I have fought up 2 weight categories in male competitions just to get a fight as there is often not many light weight boys either. But there are physical differences between girls which may not make a straight swap the way to go. Maybe if females fight in males they could drop a belt or weight category if possible. This would make it fairer for the boy and girl. The girl will get a fight, the boy doesn't have to feel bad if they lose as they are a higher belt or weight so there is an excuse for them to use. I don't know if this is the way to go, but there must be a way.


MK: What do you think the sport needs to do to attract more women? What things would you like to see change/ happen within the BJJ scene.

CM: I have been to some competitions with pretty poor changing facilities and toilets. So better venue choices might be good. I have recently discovered that a lot of clubs have females even at purple belt level who have never competed. Maybe they need to be asked what would encourage them to compete. There are a lot of competitions who only give prizes to the male categories which is discriminatory. They say iit is because there are not so many in that category, but maybe if they offered prizes it might encourage participation. Maybe if they organised some female superfights for categories that won't have many competitors.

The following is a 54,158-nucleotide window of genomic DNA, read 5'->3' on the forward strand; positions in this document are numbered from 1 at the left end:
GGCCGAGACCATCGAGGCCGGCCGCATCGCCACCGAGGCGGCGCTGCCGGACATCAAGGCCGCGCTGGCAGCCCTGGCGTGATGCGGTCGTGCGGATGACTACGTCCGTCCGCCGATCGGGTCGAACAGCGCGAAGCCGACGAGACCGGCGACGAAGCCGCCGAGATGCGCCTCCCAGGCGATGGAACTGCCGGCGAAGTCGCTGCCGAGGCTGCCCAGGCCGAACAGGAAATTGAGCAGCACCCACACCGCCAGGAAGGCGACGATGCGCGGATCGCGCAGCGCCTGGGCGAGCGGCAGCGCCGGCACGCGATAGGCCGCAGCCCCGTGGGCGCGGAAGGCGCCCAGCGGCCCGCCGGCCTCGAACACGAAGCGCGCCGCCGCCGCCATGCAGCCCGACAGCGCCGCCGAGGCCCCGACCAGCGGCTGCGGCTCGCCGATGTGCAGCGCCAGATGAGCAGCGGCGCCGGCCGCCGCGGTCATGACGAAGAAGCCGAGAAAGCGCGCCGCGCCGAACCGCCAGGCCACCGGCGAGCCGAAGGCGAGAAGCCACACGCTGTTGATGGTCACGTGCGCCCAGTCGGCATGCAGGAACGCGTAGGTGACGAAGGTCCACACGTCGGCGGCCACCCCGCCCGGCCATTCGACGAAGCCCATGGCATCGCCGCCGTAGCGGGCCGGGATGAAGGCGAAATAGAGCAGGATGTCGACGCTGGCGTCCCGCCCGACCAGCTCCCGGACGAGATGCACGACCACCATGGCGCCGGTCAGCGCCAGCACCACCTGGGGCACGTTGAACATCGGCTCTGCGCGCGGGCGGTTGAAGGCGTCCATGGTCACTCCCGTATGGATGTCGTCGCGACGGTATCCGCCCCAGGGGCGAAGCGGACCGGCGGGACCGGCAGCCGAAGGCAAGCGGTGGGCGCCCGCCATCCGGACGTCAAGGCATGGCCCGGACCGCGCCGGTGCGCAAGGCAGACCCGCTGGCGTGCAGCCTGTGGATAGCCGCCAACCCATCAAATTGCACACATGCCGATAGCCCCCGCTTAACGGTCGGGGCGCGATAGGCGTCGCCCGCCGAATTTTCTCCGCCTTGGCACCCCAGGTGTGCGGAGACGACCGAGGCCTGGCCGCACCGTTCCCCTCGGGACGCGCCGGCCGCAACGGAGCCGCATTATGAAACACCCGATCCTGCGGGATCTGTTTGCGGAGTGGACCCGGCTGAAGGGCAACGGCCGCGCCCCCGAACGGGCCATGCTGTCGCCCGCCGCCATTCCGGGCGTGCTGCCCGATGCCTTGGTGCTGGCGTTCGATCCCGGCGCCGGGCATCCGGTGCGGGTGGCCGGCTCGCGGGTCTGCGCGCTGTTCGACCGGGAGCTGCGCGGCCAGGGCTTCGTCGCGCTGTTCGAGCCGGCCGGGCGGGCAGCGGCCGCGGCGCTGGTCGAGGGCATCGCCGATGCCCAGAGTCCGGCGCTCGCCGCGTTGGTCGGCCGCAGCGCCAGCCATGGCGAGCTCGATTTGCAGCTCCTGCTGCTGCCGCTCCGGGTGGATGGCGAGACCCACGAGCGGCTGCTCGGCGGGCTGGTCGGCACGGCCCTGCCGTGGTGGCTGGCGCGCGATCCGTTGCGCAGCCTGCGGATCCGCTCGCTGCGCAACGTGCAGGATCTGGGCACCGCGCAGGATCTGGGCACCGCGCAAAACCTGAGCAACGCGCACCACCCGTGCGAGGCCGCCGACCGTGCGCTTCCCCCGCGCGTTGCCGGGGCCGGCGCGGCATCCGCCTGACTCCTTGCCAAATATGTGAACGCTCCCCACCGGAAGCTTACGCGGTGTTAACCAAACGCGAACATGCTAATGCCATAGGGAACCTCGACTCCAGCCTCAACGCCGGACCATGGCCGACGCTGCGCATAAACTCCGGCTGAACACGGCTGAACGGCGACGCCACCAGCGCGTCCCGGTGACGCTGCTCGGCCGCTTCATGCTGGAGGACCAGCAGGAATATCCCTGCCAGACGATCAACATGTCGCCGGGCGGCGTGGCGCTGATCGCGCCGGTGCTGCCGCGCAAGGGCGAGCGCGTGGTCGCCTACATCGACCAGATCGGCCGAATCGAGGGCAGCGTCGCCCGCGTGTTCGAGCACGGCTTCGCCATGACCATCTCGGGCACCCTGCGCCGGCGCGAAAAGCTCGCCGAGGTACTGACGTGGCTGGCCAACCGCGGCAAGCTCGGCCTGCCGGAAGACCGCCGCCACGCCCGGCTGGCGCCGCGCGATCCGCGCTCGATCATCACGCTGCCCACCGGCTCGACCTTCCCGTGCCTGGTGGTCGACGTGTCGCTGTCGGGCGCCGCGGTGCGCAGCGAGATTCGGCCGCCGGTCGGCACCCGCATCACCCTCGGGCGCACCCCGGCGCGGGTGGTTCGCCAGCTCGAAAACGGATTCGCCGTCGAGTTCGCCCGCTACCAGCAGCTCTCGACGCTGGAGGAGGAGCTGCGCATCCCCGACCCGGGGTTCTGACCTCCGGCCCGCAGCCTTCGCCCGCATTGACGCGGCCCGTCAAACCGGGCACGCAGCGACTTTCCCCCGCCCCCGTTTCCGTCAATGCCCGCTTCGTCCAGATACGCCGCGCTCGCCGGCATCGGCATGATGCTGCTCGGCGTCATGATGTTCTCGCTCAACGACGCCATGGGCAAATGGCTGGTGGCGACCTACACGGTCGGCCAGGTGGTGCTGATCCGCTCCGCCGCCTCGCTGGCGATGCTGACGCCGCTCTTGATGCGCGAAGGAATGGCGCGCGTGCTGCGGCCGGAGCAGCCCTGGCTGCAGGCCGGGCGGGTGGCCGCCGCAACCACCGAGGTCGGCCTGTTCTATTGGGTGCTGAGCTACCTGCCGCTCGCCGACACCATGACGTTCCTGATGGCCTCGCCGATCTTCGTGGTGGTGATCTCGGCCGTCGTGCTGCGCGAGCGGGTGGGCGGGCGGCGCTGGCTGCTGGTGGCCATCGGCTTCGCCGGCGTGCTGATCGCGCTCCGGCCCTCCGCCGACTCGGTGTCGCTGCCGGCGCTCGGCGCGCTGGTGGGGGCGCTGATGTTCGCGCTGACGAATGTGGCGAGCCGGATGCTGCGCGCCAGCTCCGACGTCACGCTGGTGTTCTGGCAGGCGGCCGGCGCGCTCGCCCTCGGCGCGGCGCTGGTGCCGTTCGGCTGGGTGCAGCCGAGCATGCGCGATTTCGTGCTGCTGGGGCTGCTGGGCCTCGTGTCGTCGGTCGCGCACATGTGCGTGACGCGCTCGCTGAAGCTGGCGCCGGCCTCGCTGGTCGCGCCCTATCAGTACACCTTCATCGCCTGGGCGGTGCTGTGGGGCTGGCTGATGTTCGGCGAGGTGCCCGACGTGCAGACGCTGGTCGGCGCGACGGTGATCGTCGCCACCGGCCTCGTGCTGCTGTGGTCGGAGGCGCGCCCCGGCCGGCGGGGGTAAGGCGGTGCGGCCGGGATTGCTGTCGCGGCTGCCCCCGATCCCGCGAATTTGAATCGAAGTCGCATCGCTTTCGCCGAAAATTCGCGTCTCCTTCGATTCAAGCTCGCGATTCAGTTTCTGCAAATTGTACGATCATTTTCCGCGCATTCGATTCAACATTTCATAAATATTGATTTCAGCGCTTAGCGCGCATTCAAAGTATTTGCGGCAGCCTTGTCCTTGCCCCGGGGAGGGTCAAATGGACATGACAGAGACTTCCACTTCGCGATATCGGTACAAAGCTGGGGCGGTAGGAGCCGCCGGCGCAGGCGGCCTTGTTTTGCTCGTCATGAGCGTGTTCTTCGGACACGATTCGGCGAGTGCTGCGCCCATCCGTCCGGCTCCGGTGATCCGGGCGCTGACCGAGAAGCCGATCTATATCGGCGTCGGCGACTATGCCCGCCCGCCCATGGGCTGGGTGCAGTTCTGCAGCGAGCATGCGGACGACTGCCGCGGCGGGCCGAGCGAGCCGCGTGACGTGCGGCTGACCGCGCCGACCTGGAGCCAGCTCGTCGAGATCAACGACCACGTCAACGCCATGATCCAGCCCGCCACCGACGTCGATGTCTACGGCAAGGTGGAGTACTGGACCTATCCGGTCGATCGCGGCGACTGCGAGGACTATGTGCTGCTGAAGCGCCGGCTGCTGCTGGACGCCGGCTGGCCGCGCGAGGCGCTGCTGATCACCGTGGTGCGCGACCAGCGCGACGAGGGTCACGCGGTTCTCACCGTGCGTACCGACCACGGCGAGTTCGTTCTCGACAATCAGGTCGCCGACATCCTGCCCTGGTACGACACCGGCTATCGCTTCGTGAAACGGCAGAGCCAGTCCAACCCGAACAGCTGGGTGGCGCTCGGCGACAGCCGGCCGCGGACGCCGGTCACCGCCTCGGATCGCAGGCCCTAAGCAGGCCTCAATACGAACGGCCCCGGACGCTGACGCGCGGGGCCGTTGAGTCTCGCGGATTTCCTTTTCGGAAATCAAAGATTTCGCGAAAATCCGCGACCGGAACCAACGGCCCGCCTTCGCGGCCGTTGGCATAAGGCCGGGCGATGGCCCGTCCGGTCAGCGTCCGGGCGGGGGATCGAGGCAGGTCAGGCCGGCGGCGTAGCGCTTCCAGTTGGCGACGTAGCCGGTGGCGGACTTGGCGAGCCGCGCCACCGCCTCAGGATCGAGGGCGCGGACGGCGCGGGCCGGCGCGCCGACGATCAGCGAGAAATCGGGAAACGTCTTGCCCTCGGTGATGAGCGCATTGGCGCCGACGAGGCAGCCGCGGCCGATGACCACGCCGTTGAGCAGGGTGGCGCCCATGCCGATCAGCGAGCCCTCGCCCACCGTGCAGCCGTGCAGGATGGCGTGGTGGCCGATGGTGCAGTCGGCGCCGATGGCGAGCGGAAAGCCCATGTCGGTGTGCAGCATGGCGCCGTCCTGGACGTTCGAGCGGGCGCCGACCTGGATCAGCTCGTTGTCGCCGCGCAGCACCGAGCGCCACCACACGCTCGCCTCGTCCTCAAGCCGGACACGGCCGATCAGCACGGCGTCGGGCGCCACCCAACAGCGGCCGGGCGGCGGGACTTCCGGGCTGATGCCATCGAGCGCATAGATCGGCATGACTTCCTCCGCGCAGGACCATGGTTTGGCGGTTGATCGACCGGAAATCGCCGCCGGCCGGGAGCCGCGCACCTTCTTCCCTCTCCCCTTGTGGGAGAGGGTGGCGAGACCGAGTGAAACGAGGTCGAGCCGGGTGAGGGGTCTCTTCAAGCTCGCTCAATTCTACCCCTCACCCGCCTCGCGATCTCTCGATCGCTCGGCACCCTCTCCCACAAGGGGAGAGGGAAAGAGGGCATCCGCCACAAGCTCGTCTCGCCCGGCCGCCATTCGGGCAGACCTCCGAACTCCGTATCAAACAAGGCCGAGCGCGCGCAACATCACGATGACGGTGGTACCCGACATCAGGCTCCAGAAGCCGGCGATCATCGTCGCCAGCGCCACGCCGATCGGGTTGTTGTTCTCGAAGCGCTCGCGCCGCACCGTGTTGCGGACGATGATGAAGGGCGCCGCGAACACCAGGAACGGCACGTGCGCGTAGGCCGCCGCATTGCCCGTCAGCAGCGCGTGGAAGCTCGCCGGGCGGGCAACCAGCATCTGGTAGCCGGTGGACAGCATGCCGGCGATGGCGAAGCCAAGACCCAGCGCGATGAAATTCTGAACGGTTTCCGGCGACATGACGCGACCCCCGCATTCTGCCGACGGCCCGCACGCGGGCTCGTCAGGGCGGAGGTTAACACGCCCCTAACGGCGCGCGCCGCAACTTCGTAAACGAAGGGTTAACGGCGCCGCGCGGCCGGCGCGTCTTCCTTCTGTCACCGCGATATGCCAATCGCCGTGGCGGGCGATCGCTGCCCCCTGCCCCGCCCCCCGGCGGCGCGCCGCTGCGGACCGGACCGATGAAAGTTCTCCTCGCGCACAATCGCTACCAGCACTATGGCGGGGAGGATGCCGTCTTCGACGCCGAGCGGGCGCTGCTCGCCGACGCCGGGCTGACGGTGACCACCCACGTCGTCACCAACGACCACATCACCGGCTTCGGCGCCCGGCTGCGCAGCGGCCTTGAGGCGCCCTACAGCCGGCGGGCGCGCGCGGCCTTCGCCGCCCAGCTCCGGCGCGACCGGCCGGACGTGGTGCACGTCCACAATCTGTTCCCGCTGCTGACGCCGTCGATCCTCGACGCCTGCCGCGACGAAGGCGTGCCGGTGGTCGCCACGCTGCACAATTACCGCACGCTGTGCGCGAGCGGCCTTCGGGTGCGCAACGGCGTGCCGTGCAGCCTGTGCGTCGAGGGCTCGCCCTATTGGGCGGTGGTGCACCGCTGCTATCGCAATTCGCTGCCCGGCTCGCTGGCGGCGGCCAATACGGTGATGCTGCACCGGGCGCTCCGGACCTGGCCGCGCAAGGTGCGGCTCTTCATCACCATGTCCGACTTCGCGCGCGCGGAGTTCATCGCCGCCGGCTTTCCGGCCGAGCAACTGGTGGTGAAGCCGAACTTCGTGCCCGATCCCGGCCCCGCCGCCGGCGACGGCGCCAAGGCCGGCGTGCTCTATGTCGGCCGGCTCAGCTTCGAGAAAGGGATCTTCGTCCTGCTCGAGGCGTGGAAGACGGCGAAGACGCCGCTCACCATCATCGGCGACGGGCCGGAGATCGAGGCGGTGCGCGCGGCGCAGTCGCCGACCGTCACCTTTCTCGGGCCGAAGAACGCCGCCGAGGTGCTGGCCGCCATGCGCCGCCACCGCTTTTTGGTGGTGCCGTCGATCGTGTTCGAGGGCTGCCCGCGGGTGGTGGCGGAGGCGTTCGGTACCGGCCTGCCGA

MK: Some BJJ is marketed to women as a self defence program - I'm thinking of the RAPESAFE (now known as Women Empowered)program in the US. What do you think of this strategy and do you think BJJ is a good self defence (specifically for women) generally?

CM: I think any alive martial art would be good as a self defence. BJJ is beneficial as being held on the ground is a situation that a female would really need to be able to get out of. But they would have to train it as we do and spar to ensure what you have learnt works. I've seen some self defence classes taught very badly and leave the women more vulnerable as they think they can defend themselves but are none the wiser.